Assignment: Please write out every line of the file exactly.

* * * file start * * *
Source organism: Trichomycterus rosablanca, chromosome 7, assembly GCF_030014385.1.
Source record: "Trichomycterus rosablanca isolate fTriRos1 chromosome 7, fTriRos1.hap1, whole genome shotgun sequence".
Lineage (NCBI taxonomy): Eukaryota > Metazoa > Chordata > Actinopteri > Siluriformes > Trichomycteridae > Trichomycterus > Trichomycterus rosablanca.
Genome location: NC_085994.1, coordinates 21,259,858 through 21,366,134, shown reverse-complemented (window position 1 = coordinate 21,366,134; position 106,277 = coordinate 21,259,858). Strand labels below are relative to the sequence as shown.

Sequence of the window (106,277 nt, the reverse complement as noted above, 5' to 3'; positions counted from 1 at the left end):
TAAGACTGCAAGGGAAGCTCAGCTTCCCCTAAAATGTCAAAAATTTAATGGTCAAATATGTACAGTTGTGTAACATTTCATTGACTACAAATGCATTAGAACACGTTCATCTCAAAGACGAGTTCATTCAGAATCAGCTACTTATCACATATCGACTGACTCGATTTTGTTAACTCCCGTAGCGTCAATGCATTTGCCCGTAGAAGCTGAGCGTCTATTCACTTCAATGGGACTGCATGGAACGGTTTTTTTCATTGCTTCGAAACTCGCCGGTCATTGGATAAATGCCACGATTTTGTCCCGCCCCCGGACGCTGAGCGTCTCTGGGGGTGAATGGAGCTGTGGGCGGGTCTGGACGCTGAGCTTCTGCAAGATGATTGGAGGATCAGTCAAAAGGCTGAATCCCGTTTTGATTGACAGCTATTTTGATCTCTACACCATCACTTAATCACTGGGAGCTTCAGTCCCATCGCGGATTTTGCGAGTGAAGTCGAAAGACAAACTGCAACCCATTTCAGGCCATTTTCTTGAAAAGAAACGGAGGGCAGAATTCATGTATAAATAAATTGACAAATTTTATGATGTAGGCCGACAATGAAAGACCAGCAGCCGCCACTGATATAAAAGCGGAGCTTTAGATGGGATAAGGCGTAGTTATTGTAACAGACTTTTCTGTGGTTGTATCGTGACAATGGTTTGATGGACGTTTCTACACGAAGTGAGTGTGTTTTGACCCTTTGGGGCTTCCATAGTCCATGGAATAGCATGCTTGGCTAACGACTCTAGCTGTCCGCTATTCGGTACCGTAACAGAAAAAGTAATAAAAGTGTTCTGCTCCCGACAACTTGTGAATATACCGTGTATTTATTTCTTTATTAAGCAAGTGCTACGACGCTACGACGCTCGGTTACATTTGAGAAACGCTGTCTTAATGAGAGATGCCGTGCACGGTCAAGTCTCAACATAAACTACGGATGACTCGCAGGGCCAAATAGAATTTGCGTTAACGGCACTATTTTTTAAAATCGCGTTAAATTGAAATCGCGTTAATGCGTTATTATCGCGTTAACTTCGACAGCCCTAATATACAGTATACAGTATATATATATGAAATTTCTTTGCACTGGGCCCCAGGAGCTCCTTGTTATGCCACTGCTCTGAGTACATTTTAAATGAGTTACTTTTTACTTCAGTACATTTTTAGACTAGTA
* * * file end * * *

Source organism: Trichomycterus rosablanca, chromosome 7, assembly GCF_030014385.1.
Source record: "Trichomycterus rosablanca isolate fTriRos1 chromosome 7, fTriRos1.hap1, whole genome shotgun sequence".
Lineage (NCBI taxonomy): Eukaryota > Metazoa > Chordata > Actinopteri > Siluriformes > Trichomycteridae > Trichomycterus > Trichomycterus rosablanca.
Genome location: NC_085994.1, coordinates 21,259,858 through 21,366,134, shown reverse-complemented (window position 1 = coordinate 21,366,134; position 106,277 = coordinate 21,259,858). Strand labels below are relative to the sequence as shown.

Sequence of the window (106,277 nt, the reverse complement as noted above, 5' to 3'; positions counted from 1 at the left end):
TAAGACTGCAAGGGAAGCTCAGCTTCCCCTAAAATGTCAAAAATTTAATGGTCAAATATGTACAGTTGTGTAACATTTCATTGACTACAAATGCATTAGAACACGTTCATCTCAAAGACGAGTTCATTCAGAATCAGCTACTTATCACATATCGACTGACTCGATTTTGTTAACTCCCGTAGCGTCAATGCATTTGCCCGTAGAAGCTGAGCGTCTATTCACTTCAATGGGACTGCATGGAACGGTTTTTTTCATTGCTTCGAAACTCGCCGGTCATTGGATAAATGCCACGATTTTGTCCCGCCCCCGGACGCTGAGCGTCTCTGGGGGTGAATGGAGCTGTGGGCGGGTCTGGACGCTGAGCTTCTGCAAGATGATTGGAGGATCAGTCAAAAGGCTGAATCCCGTTTTGATTGACAGCTATTTTGATCTCTACACCATCACTTAATCACTGGGAGCTTCAGTCCCATCGCGGATTTTGCGAGTGAAGTCGAAAGACAAACTGCAACCCATTTCAGGCCATTTTCTTGAAAAGAAACGGAGGGCAGAATTCATGTATAAATAAATTGACAAATTTTATGATGTAGGCCGACAATGAAAGACCAGCAGCCGCCACTGATATAAAAGCGGAGCTTTAGATGGGATAAGGCGTAGTTATTGTAACAGACTTTTCTGTGGTTGTATCGTGACAATGGTTTGATGGACGTTTCTACACGAAGTGAGTGTGTTTTGACCCTTTGGGGCTTCCATAGTCCATGGAATAGCATGCTTGGCTAACGACTCTAGCTGTCCGCTATTCGGTACCGTAACAGAAAAAGTAATAAAAGTGTTCTGCTCCCGACAACTTGTGAATATACCGTGTATTTATTTCTTTATTAAGCAAGTGCTACGACGCTACGACGCTCGGTTACATTTGAGAAACGCTGTCTTAATGAGAGATGCCGTGCACGGTCAAGTCTCAACATAAACTACGGATGACTCGCAGGGCCAAATAGAATTTGCGTTAACGGCACTATTTTTTAAAATCGCGTTAAATTGAAATCGCGTTAATGCGTTATTATCGCGTTAACTTCGACAGCCCTAATATACAGTATACAGTATATATATATGAAATTTCTTTGCACTGGGCCCCAGGAGCTCCTTGTTATGCCACTGCTCTGAGTACATTTTAAATGAGTTACTTTTTACTTCAGTACATTTTTAGACTAGTA